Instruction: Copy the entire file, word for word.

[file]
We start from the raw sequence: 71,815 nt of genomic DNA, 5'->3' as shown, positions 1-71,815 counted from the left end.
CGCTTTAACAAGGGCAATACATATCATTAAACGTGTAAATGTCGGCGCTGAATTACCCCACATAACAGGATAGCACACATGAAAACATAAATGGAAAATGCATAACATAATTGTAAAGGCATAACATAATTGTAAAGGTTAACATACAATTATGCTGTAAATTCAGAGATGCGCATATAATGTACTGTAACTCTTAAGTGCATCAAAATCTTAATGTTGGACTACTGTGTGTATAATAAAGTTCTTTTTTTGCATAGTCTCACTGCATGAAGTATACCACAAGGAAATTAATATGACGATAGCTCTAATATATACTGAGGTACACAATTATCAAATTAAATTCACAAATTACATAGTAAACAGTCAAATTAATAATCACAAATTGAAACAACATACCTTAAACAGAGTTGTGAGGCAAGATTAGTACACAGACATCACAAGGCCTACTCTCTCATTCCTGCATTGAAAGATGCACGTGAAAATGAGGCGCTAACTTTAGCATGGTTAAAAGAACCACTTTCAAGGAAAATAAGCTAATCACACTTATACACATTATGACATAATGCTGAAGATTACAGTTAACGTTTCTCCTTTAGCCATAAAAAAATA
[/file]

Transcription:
We start from the raw sequence: 71,815 nt of genomic DNA, 5'->3' as shown, positions 1-71,815 counted from the left end.
CGCTTTAACAAGGGCAATACATATCATTAAACGTGTAAATGTCGGCGCTGAATTACCCCACATAACAGGATAGCACACATGAAAACATAAATGGAAAATGCATAACATAATTGTAAAGGCATAACATAATTGTAAAGGTTAACATACAATTATGCTGTAAATTCAGAGATGCGCATATAATGTACTGTAACTCTTAAGTGCATCAAAATCTTAATGTTGGACTACTGTGTGTATAATAAAGTTCTTTTTTTGCATAGTCTCACTGCATGAAGTATACCACAAGGAAATTAATATGACGATAGCTCTAATATATACTGAGGTACACAATTATCAAATTAAATTCACAAATTACATAGTAAACAGTCAAATTAATAATCACAAATTGAAACAACATACCTTAAACAGAGTTGTGAGGCAAGATTAGTACACAGACATCACAAGGCCTACTCTCTCATTCCTGCATTGAAAGATGCACGTGAAAATGAGGCGCTAACTTTAGCATGGTTAAAAGAACCACTTTCAAGGAAAATAAGCTAATCACACTTATACACATTATGACATAATGCTGAAGATTACAGTTAACGTTTCTCCTTTAGCCATAAAAAAATA